Many other cultures speak of a pathway to a blessed, or heightened state of spiritual understanding, though such a pathway is usually for ‘warriors’, or the brave at heart, eg. The American Indians speak of the ‘Red Path’ in similar terms. In Egypt, such a brave soul if successful in his journey along the Road of Horus became an initiate of the mysteries and was called an Akhu (the ‘Blessed’) – a name for the Gods, and also for successful initiates. For the rest of mankind travelling the Road of Osiris, the way is slower, progressing certainly, but more gradually, through the challenges of daily life through many incarnations. The ultimate achievement is the same, to radiate the highest qualities of the spiritual element locked within the aspiring soul. So how, and why, should people aspiring to spiritual understanding make the considerable effort even to set foot on the Road of Horus?
Why? Because the world desperately needs all the assistance it can get from people who are working in every way to uplift human consciousness. In particular, people who are prepared to attack the root causes of suffering in our world are few and far between, and recruits to their ranks are needed in all fields of endeavour. How do we take the first tentative steps towards the Road of Horus?
By taking charge of your life and trying to self-direct our evolution instead of being driven along by external circumstances. I recently heard two superb pieces of practical advice on taking control of your life from the writings of Dr Edward Bach, the discoverer of the famous Bach Flower Remedies, available in most chemist shops. Dr Bach called upon his own soul adventures to offer these signposts for us to the Road of Horus.
Firstly he said it is necessary to ‘Know Yourself’:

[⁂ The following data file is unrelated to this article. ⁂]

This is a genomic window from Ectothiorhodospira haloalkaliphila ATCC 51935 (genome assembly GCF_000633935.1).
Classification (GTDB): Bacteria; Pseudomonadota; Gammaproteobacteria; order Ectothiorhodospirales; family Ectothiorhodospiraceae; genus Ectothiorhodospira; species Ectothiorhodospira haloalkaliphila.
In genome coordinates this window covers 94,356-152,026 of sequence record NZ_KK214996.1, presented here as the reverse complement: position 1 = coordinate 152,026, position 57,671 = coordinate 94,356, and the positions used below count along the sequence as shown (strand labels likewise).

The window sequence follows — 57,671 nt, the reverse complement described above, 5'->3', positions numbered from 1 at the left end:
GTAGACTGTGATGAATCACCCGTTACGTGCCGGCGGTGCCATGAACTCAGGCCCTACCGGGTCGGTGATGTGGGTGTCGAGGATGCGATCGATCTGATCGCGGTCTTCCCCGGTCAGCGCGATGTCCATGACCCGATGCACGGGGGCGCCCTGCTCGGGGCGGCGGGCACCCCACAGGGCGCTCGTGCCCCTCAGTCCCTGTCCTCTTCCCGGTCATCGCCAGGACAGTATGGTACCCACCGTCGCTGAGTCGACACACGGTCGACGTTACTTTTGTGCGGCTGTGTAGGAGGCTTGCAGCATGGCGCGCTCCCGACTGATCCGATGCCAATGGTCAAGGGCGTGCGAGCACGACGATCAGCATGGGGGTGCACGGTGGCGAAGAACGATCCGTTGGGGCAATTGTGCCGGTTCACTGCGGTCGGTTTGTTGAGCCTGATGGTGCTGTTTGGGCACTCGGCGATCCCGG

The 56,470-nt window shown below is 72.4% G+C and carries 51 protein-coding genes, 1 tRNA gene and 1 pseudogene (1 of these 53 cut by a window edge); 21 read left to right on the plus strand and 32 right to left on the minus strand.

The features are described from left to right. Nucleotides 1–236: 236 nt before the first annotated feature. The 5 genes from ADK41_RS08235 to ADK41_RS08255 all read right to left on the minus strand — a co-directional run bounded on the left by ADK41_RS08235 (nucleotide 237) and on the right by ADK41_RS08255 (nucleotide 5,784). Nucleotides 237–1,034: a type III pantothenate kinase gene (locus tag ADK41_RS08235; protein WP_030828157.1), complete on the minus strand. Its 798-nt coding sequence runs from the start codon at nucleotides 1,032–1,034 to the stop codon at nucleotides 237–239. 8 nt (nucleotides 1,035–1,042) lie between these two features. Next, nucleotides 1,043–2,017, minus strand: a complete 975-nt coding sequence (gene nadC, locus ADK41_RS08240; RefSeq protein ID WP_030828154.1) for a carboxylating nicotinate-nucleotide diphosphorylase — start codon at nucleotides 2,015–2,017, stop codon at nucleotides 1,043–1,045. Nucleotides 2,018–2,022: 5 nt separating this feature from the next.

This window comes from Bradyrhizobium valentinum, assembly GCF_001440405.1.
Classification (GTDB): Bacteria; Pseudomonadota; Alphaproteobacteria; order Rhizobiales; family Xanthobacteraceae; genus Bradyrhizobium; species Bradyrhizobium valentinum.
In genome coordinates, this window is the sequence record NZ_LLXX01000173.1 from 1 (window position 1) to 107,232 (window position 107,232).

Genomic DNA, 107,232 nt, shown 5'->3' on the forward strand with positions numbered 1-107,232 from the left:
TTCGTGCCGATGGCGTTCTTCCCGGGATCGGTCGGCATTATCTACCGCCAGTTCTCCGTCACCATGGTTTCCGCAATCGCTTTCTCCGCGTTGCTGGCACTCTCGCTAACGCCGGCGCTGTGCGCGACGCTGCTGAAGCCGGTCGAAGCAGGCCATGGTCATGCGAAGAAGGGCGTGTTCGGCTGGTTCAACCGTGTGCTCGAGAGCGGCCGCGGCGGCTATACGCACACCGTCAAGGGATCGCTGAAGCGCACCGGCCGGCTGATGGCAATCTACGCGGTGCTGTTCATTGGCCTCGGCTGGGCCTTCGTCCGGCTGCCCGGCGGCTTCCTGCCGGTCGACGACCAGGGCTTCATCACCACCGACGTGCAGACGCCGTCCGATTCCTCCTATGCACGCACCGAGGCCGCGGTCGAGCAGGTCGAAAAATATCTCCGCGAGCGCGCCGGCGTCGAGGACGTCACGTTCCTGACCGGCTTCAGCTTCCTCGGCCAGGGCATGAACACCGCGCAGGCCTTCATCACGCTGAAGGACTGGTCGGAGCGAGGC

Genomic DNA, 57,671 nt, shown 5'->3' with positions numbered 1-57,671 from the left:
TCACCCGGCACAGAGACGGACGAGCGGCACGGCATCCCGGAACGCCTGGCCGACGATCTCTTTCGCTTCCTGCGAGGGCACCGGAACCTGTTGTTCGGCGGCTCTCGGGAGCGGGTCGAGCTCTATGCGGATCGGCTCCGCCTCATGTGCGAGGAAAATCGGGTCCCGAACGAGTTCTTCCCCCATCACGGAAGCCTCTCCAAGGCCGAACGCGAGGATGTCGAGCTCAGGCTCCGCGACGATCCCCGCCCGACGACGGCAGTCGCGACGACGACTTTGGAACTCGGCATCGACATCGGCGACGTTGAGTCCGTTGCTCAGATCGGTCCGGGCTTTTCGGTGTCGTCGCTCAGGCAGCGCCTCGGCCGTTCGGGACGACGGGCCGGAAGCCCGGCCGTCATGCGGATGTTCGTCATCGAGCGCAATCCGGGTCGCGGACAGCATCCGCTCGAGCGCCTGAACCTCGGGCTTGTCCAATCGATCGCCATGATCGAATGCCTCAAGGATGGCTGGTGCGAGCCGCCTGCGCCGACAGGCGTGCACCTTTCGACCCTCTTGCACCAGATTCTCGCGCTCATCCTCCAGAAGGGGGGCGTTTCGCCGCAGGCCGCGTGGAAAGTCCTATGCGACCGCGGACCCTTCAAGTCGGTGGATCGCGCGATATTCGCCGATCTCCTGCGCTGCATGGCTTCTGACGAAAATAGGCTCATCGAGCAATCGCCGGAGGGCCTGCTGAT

“…Have courage to think for yourself. Trust your own convictions, take only from teaching courses and other people’s opinions what you feel within is true. For what is true for others may not be so for you, or what is true for you may not be so for others. Know yourself. That is the way you learn, that is the way you exercise your gift of free will. Choose between what is right and wrong for you. To choose through this gift of free will determine how you will face all the external conditions, experiences, and stresses that come your way. Whether you take them with cheerfulness, with interest, learning from them how to deal with another such experience. Or whether you let them get you down, cause you fear, worry, depression, strain. Yours is the choice.”
And secondly, on his basis of his experiences as a medical doctor, he advised ‘Looking Forward’:
“…many sick people find it very difficult to allow themselves to become free from past mistakes. Self condemnation is as much a stumbling block to recovery as self pity, pessimism, and other such negative forms of outlook. It does not matter how serious or trivial the error. The fact that you recognize a mistake, and then work to avoid making the same mistake again is forgiveness itself. It is recognition, the lesson learnt, that is the all important aspect to consider. Once you can accept that all mistakes occur for our own benefit. That all experiences whether good or bad are equally important in our development, then we are in true perspective. Life’s problems and setbacks are not periods of bad luck. They are purposeful tests offering exciting challenges. If we can then recognize the true value of these lessons we will emerge so much the wiser and prepared for whatever life has in store for us unshackled from the past.”
Further information on the ancient Egyptian teaching on the two paths is available in The Ancient Egyptian Book of Two Ways translated by Leonard H. Lesko, 1972. See also I.M.Oderberg’s article ‘Light from Ancient Egypt’ on the internet at: http://www.theosociety.org/pasadena/sunrise/34-84-5/re-imo2.htm from Sunrise Magazine for April/May 1985, pages 124-128 for more information on the Road of Horus.
“We come back to earth because on it and with the beings upon it our deeds were performed…because here is the only natural spot in which to continue the struggle towards perfection.” – W.Q.Judge: The Ocean of Theosophy, p.84